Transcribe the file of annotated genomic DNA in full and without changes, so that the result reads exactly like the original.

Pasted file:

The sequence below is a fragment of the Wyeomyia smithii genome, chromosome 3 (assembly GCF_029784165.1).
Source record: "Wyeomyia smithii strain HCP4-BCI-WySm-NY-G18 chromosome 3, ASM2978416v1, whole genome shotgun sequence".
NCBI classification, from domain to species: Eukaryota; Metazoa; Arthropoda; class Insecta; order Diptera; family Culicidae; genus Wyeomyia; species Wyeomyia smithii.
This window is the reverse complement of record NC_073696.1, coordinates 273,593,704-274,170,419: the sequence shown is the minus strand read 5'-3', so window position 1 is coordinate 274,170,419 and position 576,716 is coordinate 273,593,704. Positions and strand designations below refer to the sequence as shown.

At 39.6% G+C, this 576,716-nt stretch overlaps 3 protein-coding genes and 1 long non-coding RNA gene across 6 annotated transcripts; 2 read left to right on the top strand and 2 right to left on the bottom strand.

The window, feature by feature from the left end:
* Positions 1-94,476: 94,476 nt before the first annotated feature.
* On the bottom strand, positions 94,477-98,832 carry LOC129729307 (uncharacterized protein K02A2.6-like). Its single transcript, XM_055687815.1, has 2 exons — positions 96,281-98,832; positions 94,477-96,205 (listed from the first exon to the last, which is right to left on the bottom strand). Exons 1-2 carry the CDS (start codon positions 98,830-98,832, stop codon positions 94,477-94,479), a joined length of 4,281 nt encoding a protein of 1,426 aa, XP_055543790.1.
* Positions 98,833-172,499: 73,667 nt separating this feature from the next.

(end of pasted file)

The sequence below is a fragment of the Wyeomyia smithii genome, chromosome 3 (assembly GCF_029784165.1).
Source record: "Wyeomyia smithii strain HCP4-BCI-WySm-NY-G18 chromosome 3, ASM2978416v1, whole genome shotgun sequence".
NCBI classification, from domain to species: Eukaryota; Metazoa; Arthropoda; class Insecta; order Diptera; family Culicidae; genus Wyeomyia; species Wyeomyia smithii.
This window is the reverse complement of record NC_073696.1, coordinates 273,593,704-274,170,419: the sequence shown is the minus strand read 5'-3', so window position 1 is coordinate 274,170,419 and position 576,716 is coordinate 273,593,704. Positions and strand designations below refer to the sequence as shown.

At 39.6% G+C, this 576,716-nt stretch overlaps 3 protein-coding genes and 1 long non-coding RNA gene across 6 annotated transcripts; 2 read left to right on the top strand and 2 right to left on the bottom strand.

The window, feature by feature from the left end:
* Positions 1-94,476: 94,476 nt before the first annotated feature.
* On the bottom strand, positions 94,477-98,832 carry LOC129729307 (uncharacterized protein K02A2.6-like). Its single transcript, XM_055687815.1, has 2 exons — positions 96,281-98,832; positions 94,477-96,205 (listed from the first exon to the last, which is right to left on the bottom strand). Exons 1-2 carry the CDS (start codon positions 98,830-98,832, stop codon positions 94,477-94,479), a joined length of 4,281 nt encoding a protein of 1,426 aa, XP_055543790.1.
* Positions 98,833-172,499: 73,667 nt separating this feature from the next.